Other shows include:

10/11/2018: Lulo Reinhardt and Daniel Stelter
German gypsy jazz guitar duo

10/13/2018: Rio Mira
Colombian / Ecuadorian marimba and percussion group

10/19/2018: Sona Jobarteh
Groundbreaking Gambian female griot & kora prodigy

2/10/2019: Alasdair Fraser and Natalie Haas
Celtic fiddle and cello duo

3/29/2019: La Patronal
Peruvian traditional brass band

For tickets and more information go to The ArtsCenter
300-G East Main St. Carrboro, NC 27510
Phone: (919) 929-2787

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Mokoomba Announces American Tour in Summer 2018

Mokoomba

Zimbabwean sensation Mokoomba will be back in the United States this summer for a summer too. The band made its SXSW debut in March 2018 and was inducted into the Afropop Worldwide Hall of Fame on May 3rd.

This five week tour starts in June and will go across the continent, making stops from the Midwest to Los Angeles and the California desert to Washington DC, and New England.

The band’s discography includes Kweseka (Zig Zag World, 2009), Rising Tide (Zig Zag Word / Igloo Mondo, 2012) and Luyando (Outhere Records, 2017)

Mokoomba Summer 2018 Tour Dates:

6/1 North St Cabaret, Madison, WI

6/3 Central Park Sessions, Madison, WI

6/6 The Cedar Cultural Center, Minneapolis, MN

6/8 Tractor Tavern, Seattle, WA

6/9 Miracle Theater, Los Angeles, CA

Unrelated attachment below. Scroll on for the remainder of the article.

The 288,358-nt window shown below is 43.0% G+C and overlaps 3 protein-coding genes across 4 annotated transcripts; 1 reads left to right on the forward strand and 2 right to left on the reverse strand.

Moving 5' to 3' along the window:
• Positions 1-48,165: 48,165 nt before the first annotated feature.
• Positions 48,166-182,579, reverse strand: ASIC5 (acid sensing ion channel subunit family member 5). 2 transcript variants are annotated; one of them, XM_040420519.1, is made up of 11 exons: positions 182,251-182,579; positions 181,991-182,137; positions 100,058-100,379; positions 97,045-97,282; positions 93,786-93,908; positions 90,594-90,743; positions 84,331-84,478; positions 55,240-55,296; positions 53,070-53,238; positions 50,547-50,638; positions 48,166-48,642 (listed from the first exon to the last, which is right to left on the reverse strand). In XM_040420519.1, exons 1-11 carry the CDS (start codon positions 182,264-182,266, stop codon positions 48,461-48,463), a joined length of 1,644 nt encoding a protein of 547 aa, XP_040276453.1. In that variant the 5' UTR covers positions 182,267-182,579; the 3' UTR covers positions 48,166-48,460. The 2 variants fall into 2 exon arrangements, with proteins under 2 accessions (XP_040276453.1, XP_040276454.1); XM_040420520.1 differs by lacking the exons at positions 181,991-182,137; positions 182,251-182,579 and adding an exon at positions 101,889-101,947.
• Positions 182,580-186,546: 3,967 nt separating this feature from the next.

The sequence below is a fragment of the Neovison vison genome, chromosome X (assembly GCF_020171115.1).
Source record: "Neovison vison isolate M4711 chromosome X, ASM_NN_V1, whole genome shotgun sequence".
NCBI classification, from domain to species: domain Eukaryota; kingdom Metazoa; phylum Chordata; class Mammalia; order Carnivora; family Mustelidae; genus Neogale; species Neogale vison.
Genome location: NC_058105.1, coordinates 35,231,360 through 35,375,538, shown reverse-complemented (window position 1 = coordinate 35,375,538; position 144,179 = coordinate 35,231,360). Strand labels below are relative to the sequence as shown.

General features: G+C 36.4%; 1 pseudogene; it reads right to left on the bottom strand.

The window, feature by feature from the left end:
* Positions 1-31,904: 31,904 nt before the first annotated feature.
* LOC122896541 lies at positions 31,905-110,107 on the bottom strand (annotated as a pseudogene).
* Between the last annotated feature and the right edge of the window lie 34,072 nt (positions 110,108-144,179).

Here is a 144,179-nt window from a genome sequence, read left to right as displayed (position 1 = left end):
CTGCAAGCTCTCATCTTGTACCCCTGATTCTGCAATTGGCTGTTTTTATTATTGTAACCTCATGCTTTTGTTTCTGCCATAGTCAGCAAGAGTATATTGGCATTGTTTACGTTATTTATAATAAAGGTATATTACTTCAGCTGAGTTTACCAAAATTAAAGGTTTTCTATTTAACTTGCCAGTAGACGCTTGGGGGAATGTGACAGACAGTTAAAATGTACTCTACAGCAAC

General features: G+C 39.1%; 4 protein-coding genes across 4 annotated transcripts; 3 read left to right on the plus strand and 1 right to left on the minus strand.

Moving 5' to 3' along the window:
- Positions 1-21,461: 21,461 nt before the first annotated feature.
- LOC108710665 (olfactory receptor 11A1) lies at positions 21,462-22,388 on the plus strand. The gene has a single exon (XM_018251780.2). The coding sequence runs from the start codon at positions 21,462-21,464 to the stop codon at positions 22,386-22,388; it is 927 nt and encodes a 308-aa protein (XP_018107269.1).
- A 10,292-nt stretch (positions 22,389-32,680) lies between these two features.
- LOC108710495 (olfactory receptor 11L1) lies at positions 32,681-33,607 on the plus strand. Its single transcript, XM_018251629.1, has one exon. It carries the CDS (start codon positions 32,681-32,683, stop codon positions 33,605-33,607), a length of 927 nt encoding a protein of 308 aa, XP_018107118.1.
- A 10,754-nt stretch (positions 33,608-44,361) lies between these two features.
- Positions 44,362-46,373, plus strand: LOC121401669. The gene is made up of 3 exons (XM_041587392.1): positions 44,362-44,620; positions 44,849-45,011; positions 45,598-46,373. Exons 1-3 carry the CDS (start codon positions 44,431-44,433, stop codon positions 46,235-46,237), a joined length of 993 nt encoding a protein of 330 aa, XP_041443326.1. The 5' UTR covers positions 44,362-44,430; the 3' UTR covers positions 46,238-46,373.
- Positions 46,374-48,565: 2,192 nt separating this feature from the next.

6/13 Arroyo Seco Live Series, Taos, NM

6/22 Creative Alliance, Baltimore, MD

6/23 World Refugee Day Event, Creative Alliance, Baltimore

6/25 African American Civil War Museum, Washington DC

6/28 Fine Arts Council, Warren, OH

6/29 Fine Arts Council, Warren, OH

7/1 Shadyside Nursery, Pittsburgh, PA

7/3 The State House, New Haven, CT

7/4 Feast & Field, Barnard, VT

7/6 The Music Hall, Portsmouth, NH

7/7 EarthSkyTime Farm, Manchester, VT

7/8 Middlebury Festival on the Green, Middlebury, VT

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Mokoomba Announces Winter 2018 United States Tour

Mokoomba

 

Zimbabwean band Mokoomba, an increasingly popular world music act, will be touring the United States in February and March 2018 in support of its 2017 album, Luyando.

 

Mokoomba – Luyando

 

The tour will include Mokoomba’s debut at the SXSW conference in Austin, Texas and a week-long residency at the Zimbabwe Cultural Center of Detroit.

Winter 2018 United States Tour Dates:

February 22: BRIC House, Brooklyn, NY
February 24: House of Blues, Boston, MA
February 28 – March 7: Residency: Zimbabwe Cultural Center of Detroit, Detroit, MI
March 9: Taos Brewing Co, Taos, NM
March 11: The Dirty Bourbon Saloon, Albuquerque NM
March 14: SXSW: Russian House, Austin, TX
March 15: SXSW: Flamingo Cantina, Austin, TX
March 16: Freedom Hall, Forest Park IL

More about Mokoomba.